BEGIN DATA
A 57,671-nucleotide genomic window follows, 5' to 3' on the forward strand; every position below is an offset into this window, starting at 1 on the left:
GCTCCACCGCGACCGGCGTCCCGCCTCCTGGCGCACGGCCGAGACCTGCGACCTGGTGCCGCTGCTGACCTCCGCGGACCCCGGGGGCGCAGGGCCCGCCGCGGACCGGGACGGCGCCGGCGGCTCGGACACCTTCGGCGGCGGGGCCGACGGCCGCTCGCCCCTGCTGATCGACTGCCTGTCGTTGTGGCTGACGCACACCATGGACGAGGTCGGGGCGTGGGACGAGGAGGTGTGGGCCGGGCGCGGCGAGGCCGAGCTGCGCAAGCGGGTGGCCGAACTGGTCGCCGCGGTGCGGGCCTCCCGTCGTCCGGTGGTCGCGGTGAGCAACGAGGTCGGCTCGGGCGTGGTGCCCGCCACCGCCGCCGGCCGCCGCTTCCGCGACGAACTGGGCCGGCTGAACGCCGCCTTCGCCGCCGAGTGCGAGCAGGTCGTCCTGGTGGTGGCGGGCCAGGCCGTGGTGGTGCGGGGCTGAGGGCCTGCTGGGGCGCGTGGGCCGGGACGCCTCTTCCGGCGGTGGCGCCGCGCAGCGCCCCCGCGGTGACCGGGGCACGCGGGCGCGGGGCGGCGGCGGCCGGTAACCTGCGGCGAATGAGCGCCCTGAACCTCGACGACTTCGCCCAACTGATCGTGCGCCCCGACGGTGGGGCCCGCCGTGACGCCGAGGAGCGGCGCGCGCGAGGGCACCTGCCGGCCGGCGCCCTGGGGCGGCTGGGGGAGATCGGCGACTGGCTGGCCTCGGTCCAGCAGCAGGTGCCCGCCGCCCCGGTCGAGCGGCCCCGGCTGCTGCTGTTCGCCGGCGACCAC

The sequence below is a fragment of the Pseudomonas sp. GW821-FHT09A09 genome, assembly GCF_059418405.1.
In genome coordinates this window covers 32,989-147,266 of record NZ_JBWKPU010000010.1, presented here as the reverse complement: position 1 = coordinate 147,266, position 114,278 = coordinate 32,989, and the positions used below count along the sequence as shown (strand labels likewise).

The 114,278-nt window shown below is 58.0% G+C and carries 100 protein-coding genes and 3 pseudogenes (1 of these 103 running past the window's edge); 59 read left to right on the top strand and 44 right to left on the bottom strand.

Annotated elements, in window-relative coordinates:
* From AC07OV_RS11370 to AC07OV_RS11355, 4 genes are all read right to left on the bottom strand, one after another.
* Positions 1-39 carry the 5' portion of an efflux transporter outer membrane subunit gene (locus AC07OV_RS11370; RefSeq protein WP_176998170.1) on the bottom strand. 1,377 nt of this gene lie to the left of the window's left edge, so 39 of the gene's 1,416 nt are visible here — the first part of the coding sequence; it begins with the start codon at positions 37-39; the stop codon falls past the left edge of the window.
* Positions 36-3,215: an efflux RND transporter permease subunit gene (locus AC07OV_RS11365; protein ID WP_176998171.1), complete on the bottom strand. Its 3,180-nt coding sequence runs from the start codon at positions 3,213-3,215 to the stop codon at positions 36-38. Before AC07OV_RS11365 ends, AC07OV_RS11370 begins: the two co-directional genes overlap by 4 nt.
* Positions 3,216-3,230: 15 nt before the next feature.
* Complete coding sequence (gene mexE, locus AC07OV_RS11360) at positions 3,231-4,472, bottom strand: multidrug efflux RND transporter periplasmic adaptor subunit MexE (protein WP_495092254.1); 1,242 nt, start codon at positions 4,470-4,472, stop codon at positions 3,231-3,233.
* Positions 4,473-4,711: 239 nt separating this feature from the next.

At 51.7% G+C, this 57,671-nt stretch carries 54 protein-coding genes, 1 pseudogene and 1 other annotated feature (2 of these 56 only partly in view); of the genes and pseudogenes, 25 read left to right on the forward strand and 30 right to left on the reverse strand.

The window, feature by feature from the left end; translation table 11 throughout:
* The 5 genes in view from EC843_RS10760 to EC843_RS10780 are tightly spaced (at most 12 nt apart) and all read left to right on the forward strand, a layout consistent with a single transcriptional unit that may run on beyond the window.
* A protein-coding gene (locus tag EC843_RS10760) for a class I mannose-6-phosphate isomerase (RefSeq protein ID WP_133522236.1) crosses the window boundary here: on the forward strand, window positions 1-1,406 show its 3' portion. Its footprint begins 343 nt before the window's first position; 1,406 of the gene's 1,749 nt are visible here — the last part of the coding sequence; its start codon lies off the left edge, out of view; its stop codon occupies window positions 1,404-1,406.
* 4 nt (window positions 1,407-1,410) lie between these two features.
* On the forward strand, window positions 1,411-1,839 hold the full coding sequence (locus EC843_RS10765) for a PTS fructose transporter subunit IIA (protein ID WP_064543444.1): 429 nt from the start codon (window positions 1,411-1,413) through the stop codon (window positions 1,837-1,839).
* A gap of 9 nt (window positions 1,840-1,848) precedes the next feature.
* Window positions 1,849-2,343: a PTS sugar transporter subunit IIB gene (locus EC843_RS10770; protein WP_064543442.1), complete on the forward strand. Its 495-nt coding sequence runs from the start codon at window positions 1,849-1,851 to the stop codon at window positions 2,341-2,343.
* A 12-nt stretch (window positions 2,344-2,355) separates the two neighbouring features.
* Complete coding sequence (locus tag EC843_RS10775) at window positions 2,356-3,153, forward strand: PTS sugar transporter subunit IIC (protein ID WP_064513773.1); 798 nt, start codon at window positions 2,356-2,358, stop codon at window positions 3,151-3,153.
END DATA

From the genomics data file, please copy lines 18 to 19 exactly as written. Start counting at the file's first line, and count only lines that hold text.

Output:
* On the forward strand, window positions 1,411-1,839 hold the full coding sequence (locus EC843_RS10765) for a PTS fructose transporter subunit IIA (protein ID WP_064543444.1): 429 nt from the start codon (window positions 1,411-1,413) through the stop codon (window positions 1,837-1,839).
* A gap of 9 nt (window positions 1,840-1,848) precedes the next feature.